U.S. Says It’s Resolving Border Problem, But Others Remain
SILOPI, Turkey (AP) _ U.S. officials said Friday they had ironed out a customs conflict with Turkey that slowed delivery of supplies for Iraqi Kurdish refugees and allied troops in Iraq for a week.
By Monday or Tuesday, the flow of supplies will be smooth, predicted U.S. Army Maj. Mark Paun, logistics chief for the refugee operation’s main supply depot.
Other tensions between Turkey and the anti-Iraq allies could disrupt the operation again, observers said, speaking on condition of anonymity.
Turkey’s military is worried about the allied plan to repatriate Iraqi refugees to an allied-protected ″security zone″ in northern Iraq. Some officals feel the allied forces are secretly aiming to bolster the Iraqi Kurdish guerrillas.
Some officials feel that strengthening the Iraqi Kurdish rebels is likely to encourage Turkey’s Kurdish guerrillas, who have been fighting in the same region for seven years.
Turkey’s military chief of staff, Gen. Dogan Gures, told journalists this week there was a ″possibility that these arms (being shipped to Iraq) will go to the Kurds.″
Allied officials dismissed his remarks. But the comment showed the depth of suspicion in Turkey, where memory persists of the attempts by Western countries to carve up Turkey after World War I.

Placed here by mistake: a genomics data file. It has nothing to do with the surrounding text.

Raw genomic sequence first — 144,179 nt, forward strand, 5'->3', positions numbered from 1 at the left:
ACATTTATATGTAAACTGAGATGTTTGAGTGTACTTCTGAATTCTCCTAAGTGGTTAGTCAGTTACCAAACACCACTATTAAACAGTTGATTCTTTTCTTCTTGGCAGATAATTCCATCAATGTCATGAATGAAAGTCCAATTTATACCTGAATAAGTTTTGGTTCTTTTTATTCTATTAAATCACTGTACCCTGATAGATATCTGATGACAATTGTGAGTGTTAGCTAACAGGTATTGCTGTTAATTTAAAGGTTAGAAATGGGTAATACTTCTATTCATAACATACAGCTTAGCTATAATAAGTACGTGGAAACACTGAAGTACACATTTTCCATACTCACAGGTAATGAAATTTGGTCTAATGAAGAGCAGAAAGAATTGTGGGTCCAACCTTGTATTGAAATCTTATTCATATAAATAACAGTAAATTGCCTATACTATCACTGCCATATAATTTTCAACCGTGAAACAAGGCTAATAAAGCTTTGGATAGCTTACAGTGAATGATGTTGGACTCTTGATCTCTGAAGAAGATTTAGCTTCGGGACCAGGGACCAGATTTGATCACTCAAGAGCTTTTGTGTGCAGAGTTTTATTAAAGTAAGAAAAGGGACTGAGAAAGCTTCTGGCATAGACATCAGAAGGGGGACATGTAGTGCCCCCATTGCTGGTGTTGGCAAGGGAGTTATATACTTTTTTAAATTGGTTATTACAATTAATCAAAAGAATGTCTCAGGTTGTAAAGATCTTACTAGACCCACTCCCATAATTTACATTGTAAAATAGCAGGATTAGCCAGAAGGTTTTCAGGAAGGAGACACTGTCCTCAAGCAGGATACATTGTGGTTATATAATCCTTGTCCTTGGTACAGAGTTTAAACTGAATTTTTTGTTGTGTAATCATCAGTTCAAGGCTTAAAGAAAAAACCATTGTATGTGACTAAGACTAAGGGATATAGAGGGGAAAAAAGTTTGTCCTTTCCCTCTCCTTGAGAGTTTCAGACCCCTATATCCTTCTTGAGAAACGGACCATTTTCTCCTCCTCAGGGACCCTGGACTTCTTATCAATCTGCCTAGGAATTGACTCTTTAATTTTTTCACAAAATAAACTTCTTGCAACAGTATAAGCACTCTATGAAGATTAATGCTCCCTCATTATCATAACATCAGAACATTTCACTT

Last week, Turkey effectively shut down the border crossing with Iraq, blocking relief aid and supplies for allied troops. It said it was merely enforcing customs regulations that had not been applied stringently before.
But relief workers and government officials complained of red tape in sending tents and medicine to the new camps in Iraq, and ammunition to the coalition forces, which Turkish officials apparently feared was going to the Kurds.
Paun said U.S. and Turkish customs officials met and ″ironed out a bunch of procedures.″ He said the U.S. forces sent bilingual officers to the border to speed up paperwork and planned to open three transportation offices.
Paun blamed the problems on the sudden increase in the scale of shipments to Iraq.
But, a Western ambassador said, ″There is always a risk of a major interruption of supplies″ at the border again.
Humanitarian groups also complained of difficulties in shipping aid through Turkey.
In one case, U.S. Marines sent two helicopters to transport medicine to Iraq for the international group Doctors Without Borders because the group had customs problems in Turkey, aid officials said.
Local authorities remind critics that Turkey supplied huge anounts of aid to the refugees when they first poured in from Iraq after a failed Kurdish uprising.
A Foreign Ministry official, speaking on condition of anonymity, said Turkey would continue implementing the checks and limitations concerning the relief supplies and their transport to northern Iraq.
″There are certain rules and we have to apply them,″ he said.
But he said that what the allies have told the Turks officially ″is that they are satisfied and thankful for our cooperation and that’s what matters.″